In the early 1930s, K. G. Mcindoe presented some of the only diagrams ever published of the root systems of native plants, in an article about plants of the Cromwell district. These beautiful line drawings show the improbable depths to which several diminutive species from the South Island’s drier regions send their roots in search of moisture.
In the case of the weeping broom pictured above (the nationally endangered Carmichaelia stevensonii), it was not necessary to dig trenches to observe its root system (the method applied in McIndoe’s study).
The dynamic geology of the Seaward Kaikouras had already obliged to expose one side of its roots, thereby providing an unusual ‘sectional elevation’ of this normally unseen structure. For enthusiasts of plant morphology, I highly recommend zooming in on the righthand side of this image to see how the tree has driven anchoring roots into the slope above it.
This large population of weeping broom occurs at the treeline – at the altitudinal threshold for beech forest and amongst subalpine scrub. I had been here once before, with Winston Dewhirst and other botanically-minded friends, when the Seaward Kaikouras were cloaked in mist – giving an impression of the environmental conditions that contribute towards defining this habitat.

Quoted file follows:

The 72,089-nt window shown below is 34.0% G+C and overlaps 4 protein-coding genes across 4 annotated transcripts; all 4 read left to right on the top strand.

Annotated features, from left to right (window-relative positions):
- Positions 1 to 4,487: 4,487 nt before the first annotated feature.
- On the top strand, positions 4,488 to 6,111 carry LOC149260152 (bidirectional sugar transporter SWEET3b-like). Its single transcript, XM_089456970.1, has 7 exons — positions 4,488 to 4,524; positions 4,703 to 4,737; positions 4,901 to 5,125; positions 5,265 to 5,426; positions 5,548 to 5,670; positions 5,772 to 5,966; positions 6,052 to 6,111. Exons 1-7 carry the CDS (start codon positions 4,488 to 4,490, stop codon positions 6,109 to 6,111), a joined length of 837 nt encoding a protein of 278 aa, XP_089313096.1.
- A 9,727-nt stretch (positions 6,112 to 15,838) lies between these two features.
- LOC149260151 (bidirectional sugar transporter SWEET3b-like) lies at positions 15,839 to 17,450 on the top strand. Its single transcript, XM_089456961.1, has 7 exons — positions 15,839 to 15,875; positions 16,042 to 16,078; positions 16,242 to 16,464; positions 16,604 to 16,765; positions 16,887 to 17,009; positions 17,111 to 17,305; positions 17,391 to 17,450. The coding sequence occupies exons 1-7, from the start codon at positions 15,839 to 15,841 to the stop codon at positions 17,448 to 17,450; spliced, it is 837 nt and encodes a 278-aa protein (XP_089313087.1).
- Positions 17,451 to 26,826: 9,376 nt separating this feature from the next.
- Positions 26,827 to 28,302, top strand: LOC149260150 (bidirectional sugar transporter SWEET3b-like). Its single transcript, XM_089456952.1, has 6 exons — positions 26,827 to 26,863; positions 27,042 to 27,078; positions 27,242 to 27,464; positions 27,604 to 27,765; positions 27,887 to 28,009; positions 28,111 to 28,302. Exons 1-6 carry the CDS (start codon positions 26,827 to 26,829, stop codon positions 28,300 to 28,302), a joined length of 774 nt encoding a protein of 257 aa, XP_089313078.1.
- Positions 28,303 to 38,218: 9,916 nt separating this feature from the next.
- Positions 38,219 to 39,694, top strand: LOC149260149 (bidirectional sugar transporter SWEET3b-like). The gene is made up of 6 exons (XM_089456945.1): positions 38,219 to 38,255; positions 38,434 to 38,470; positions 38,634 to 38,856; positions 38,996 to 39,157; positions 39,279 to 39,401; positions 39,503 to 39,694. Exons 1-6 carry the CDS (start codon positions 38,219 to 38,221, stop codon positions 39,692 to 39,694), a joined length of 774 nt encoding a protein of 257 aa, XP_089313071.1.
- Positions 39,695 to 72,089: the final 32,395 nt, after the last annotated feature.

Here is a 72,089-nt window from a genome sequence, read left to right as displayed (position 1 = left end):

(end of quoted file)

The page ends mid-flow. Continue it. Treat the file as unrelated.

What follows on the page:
On our second trip, in early December 2022, the skies were clear allowing us to gain a much fuller impression of the population, including giants emerging from the scree in the top right of the image above.
Whether as part of lecturing work (at VUW) or within our practice, there have been many occasions when I have had cause to discuss the efficacy of root structures in addressing or preventing erosion – a matter that should be a topic of major interest for landscape architects (especially in places where historical vegetation cover has been lost).
Yet mystifyingly, there is very little research on the root systems of our native species, and their potential for offering pragmatic solutions to problems of our making. These issues include large-scale topsoil loss caused by hillside erosion, and the deleterious effects of major rain events on river systems in which deforestation has amplified the natural dynamism associated with such places (in contrast with the character of the river cutting shown above, which represents an example of a natural system at work).
This research trip to Marlborough is part of a future book project (with David Straight) about environments and plants. The last two images shown above demonstrate one of the aspects that we will explore within the book – namely, the essential role of dynamism within natural environments in providing opportunities for diversity to occur (and the often beautiful path charted by water).
Whilst the latter offers physical evidence of what happens nearer the headwaters during storm events (like a reverse mould of the stream), the former shows an interesting plant community that occupies the margin of the river’s lower section – where floodwaters generate a more open, sharply-drained habitat for the rare toothed lancewood (Pseudopanax ferox) and leafless clematis (Clematis afoliata).